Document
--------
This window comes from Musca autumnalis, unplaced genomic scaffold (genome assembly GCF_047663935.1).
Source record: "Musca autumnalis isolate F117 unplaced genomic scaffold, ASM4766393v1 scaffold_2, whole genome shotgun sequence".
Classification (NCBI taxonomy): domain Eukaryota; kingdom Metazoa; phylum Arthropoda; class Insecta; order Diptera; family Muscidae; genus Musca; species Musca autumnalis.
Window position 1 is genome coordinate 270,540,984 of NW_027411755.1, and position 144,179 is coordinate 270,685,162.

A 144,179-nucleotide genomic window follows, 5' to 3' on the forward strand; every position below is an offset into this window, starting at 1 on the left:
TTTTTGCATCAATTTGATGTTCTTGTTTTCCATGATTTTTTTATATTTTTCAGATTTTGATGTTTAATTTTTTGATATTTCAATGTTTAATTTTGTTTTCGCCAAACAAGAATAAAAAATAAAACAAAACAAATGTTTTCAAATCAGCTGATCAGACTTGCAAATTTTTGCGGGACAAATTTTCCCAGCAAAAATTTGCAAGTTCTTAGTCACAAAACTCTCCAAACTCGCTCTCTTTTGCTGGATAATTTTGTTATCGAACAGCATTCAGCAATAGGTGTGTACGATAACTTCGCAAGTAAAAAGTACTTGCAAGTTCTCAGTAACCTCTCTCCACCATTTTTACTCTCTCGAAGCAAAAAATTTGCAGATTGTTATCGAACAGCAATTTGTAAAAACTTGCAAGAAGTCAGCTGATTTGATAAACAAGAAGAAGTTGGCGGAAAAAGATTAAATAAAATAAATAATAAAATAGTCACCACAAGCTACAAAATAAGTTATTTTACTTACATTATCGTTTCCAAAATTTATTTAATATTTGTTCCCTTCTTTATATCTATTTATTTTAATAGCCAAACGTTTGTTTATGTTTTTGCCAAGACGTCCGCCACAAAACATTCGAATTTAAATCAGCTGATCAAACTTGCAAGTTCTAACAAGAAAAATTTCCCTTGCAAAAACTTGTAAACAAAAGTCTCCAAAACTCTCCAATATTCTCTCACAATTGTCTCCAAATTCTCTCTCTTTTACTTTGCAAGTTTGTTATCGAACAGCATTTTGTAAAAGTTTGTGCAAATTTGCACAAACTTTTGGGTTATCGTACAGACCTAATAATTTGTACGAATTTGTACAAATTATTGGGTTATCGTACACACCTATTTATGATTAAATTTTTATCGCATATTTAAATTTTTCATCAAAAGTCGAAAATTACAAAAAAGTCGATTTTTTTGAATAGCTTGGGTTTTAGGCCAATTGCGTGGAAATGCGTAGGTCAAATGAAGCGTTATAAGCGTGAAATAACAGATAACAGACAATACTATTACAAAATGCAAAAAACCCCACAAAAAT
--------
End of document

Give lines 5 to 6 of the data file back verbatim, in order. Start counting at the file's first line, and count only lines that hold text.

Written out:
A 144,179-nucleotide genomic window follows, 5' to 3' on the forward strand; every position below is an offset into this window, starting at 1 on the left:
TTTTTGCATCAATTTGATGTTCTTGTTTTCCATGATTTTTTTATATTTTTCAGATTTTGATGTTTAATTTTTTGATATTTCAATGTTTAATTTTGTTTTCGCCAAACAAGAATAAAAAATAAAACAAAACAAATGTTTTCAAATCAGCTGATCAGACTTGCAAATTTTTGCGGGACAAATTTTCCCAGCAAAAATTTGCAAGTTCTTAGTCACAAAACTCTCCAAACTCGCTCTCTTTTGCTGGATAATTTTGTTATCGAACAGCATTCAGCAATAGGTGTGTACGATAACTTCGCAAGTAAAAAGTACTTGCAAGTTCTCAGTAACCTCTCTCCACCATTTTTACTCTCTCGAAGCAAAAAATTTGCAGATTGTTATCGAACAGCAATTTGTAAAAACTTGCAAGAAGTCAGCTGATTTGATAAACAAGAAGAAGTTGGCGGAAAAAGATTAAATAAAATAAATAATAAAATAGTCACCACAAGCTACAAAATAAGTTATTTTACTTACATTATCGTTTCCAAAATTTATTTAATATTTGTTCCCTTCTTTATATCTATTTATTTTAATAGCCAAACGTTTGTTTATGTTTTTGCCAAGACGTCCGCCACAAAACATTCGAATTTAAATCAGCTGATCAAACTTGCAAGTTCTAACAAGAAAAATTTCCCTTGCAAAAACTTGTAAACAAAAGTCTCCAAAACTCTCCAATATTCTCTCACAATTGTCTCCAAATTCTCTCTCTTTTACTTTGCAAGTTTGTTATCGAACAGCATTTTGTAAAAGTTTGTGCAAATTTGCACAAACTTTTGGGTTATCGTACAGACCTAATAATTTGTACGAATTTGTACAAATTATTGGGTTATCGTACACACCTATTTATGATTAAATTTTTATCGCATATTTAAATTTTTCATCAAAAGTCGAAAATTACAAAAAAGTCGATTTTTTTGAATAGCTTGGGTTTTAGGCCAATTGCGTGGAAATGCGTAGGTCAAATGAAGCGTTATAAGCGTGAAATAACAGATAACAGACAATACTATTACAAAATGCAAAAAACCCCACAAAAAT